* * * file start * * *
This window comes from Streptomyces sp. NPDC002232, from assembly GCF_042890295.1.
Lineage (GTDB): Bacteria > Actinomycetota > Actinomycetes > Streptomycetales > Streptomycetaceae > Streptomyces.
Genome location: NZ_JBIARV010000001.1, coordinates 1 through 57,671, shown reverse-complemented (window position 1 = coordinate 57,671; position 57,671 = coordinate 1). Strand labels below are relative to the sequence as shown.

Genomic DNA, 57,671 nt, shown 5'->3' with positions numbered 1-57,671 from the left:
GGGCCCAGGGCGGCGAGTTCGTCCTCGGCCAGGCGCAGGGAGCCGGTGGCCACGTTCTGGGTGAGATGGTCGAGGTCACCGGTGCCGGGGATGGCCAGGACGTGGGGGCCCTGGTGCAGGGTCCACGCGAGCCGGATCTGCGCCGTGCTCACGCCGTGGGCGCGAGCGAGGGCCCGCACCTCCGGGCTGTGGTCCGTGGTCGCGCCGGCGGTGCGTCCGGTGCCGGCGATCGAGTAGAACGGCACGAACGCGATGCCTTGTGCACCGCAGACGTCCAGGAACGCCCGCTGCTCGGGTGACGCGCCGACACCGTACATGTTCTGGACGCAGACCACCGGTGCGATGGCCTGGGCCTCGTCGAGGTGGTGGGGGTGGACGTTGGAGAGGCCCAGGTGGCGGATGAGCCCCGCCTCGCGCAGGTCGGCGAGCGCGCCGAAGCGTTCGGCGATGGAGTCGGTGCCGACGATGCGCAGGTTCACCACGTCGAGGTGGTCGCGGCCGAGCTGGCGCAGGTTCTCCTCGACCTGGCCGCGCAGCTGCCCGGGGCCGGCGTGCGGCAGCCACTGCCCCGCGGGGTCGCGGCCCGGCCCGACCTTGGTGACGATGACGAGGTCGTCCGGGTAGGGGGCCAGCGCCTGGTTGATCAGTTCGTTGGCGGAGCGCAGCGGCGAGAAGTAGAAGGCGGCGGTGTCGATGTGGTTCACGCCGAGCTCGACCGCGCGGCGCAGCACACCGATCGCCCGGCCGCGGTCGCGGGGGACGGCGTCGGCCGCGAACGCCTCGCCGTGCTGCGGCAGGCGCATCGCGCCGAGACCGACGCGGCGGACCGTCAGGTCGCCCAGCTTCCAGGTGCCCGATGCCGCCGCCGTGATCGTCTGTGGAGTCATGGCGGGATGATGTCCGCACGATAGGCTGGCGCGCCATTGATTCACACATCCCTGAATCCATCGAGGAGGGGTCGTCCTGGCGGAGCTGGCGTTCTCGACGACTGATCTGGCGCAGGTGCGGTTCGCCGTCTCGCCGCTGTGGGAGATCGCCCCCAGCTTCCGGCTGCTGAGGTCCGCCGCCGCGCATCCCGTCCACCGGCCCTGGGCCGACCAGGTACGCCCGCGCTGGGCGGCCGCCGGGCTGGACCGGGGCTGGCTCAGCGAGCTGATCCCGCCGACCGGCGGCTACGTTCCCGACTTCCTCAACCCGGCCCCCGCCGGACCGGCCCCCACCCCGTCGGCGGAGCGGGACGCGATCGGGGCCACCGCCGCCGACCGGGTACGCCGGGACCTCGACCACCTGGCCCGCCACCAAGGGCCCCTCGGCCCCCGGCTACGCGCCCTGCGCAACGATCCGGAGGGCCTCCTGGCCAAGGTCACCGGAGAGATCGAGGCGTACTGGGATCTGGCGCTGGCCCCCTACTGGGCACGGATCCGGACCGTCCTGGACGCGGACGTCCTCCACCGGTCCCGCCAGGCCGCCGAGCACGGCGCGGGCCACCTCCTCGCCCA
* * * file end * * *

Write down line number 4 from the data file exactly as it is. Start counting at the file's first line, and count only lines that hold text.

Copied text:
Genomic DNA, 57,671 nt, shown 5'->3' with positions numbered 1-57,671 from the left: